Before I compared the three statistics (Line, WAR, WPA), I wanted to remove as many performance independent factors that go into a pitcher’s average line as I possibly could. There are some things that are just out of the pitcher’s control. A pitcher who started 10 games at home and 6 on the road will have about a 20% advantage in their vegas probability before anything else is taken into account. To adjust for home/road start discrepancy, I just multiplied the difference in home/road starts by .025, took the aggregate line, and divided by number of starts. Since HFA is set at 5%, each pitcher will have an increase or decrease of 2.5% in their line based on where they are pitching. I also had to adjust for opponents faced. This was fairly easy, the information is already in the SP report table, and an average pitcher has a vegas probability of .5. From there the calculation is elementary.
Obviously there are other things that go into line appropriation. One being public perception, which is hard to quantify. Linemakers have a panoply of information for which to draw from I would assume. I wouldn’t be surprised if there are some that keep a database of blink duration for each player, and any peaks or troughs in duration that a player may endure throughout the course of the year. Perhaps there is some relationship between change in blink duration and performance? Its a curious thing, simultaneous blinking. Five percent of our lives are spent walking around with our eyes closed. A sequential blinker may have an advantage in avoiding any impending danger projected, such as a spear or a rock. Why there are no sequential blinkers I don’t know. One would think sequential blinkers would reproduce differentially and would victor in pairwise contests with simultaneous blinkers. Or perhaps not? Maybe the sequential blinking mutation just never occurred. Its possible blinking sequentially is an impossibility, an incite deeply routed in the bilateral symmetry of vertebrates, or the eye protein of all organisms that are motile through a transparent spectrum.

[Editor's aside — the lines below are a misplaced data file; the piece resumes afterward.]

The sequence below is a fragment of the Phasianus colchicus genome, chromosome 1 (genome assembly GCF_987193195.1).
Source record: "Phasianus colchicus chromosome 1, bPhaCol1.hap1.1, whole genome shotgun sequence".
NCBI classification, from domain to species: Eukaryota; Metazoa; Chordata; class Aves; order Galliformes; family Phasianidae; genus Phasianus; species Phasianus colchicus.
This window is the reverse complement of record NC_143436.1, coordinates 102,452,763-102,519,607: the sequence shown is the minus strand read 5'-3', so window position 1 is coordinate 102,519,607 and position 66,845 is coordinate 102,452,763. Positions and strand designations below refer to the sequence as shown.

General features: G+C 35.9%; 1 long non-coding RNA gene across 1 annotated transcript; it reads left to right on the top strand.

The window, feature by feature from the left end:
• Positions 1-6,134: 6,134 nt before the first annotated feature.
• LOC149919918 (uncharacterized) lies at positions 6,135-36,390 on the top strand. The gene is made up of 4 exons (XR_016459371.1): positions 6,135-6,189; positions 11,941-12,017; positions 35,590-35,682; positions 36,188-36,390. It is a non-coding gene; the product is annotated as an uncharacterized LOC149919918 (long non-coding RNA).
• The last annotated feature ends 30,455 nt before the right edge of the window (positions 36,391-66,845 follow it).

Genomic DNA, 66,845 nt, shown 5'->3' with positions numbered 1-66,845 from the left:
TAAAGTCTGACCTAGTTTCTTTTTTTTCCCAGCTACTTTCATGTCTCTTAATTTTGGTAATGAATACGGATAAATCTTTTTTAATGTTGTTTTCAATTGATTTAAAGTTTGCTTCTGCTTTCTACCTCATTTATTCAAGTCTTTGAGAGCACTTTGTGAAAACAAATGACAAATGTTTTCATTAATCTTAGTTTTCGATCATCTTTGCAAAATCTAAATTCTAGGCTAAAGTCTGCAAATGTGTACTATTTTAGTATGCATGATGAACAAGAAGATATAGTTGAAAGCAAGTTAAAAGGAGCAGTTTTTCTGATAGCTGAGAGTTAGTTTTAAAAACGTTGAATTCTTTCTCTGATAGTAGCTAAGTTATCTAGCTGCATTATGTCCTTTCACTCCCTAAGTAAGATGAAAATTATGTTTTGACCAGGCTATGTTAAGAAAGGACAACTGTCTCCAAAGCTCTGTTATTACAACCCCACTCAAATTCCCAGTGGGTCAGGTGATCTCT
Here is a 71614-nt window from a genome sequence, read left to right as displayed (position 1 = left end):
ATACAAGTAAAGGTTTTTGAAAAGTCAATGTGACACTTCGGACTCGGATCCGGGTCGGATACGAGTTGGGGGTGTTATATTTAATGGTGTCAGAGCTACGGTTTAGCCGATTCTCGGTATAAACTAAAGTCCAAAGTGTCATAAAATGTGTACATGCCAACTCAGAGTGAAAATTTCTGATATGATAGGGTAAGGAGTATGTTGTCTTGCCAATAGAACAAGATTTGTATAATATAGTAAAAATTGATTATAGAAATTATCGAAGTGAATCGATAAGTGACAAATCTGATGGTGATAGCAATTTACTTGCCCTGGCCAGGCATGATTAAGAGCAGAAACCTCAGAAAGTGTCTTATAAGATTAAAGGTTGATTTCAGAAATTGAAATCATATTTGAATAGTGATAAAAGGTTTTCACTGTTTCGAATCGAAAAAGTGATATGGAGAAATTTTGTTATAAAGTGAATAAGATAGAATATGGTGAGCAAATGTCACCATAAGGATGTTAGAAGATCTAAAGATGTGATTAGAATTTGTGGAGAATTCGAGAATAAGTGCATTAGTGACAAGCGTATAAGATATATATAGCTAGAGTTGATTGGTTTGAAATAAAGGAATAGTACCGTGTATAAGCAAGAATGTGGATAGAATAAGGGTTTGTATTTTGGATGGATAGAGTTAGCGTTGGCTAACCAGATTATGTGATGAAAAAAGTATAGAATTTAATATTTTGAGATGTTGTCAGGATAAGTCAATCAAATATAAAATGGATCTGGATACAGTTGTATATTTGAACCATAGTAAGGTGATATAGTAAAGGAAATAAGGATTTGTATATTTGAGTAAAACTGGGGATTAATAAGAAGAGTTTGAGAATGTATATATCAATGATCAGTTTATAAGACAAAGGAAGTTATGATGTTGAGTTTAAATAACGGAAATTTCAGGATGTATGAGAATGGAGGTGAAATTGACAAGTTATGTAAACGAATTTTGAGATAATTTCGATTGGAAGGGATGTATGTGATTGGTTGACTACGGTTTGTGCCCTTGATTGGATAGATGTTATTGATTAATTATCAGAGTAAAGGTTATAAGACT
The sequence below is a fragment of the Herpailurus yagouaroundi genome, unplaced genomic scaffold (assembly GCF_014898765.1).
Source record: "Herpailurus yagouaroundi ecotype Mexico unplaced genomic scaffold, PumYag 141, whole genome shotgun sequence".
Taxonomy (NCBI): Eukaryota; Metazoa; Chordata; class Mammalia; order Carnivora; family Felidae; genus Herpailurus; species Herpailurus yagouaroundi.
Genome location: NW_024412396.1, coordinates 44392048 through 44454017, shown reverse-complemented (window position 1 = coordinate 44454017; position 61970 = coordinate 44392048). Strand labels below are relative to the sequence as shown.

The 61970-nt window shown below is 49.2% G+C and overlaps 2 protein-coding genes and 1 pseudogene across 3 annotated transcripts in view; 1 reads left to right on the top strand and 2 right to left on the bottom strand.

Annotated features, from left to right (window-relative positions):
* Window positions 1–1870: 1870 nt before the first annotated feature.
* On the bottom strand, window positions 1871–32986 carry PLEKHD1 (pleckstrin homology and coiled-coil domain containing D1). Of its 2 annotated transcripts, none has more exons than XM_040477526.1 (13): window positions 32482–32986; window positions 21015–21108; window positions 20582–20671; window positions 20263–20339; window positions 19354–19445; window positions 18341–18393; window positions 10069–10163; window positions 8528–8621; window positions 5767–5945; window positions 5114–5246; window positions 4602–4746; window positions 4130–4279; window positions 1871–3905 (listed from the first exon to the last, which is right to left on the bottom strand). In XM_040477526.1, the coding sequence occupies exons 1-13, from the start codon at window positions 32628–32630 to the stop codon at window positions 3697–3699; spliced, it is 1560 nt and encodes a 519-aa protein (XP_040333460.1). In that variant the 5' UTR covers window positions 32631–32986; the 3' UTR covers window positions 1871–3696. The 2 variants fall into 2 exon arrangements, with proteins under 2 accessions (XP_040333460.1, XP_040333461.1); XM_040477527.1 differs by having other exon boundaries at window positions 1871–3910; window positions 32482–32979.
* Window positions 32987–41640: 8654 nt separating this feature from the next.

A severe tangent, a devastating yet fascinating ramble. I can say whatever I want its my blog. I would actually be willing to do a research project on the correlation between blink duration and player ability, unfortunately nobody is stupid enough to commission such an important and groundbreaking research project, and I’m not going to do it for free.
The graphs below are actually pretty interesting, as the three statistics measure player ability from three different angles. I extracted the WAR and WPA stats from Fangraphs, using only qualified players to limit any variance and outliers. As expected, the three appear to be highly correlated with one another. WAR measures raw performance, WPA measures situational performance, and SP Line, though enigmatic, can be seen as a measure of public perception. Again, three different angles of assessing player ability. The R value is for all qualified players. Descriptive statistics at this point are limited by sample size but I don’t see any reason why with more data comes a lower proportion of variance that can be explained with the relationship. Especially with what statistics are being looked at here.
The graphs basically have the same topographical qualities, which is interesting because WPA explicitly handles quantifying specific events during the course of a game, and fundamentally does not resolve player ability unlike WAR. However, since most events during the game occur while the run differential is plus or minus three, a player’s statistics will in all likelihood indicate what kind of WPA is to be expected. There are exceptions, of course (cough cough Arod cough cough, it should be noted Arod’s best WPA season was in 2007, finishing first that year in WPA and winning his third AL MVP award, further validating my inclusion of WPA into the MVP odds formula).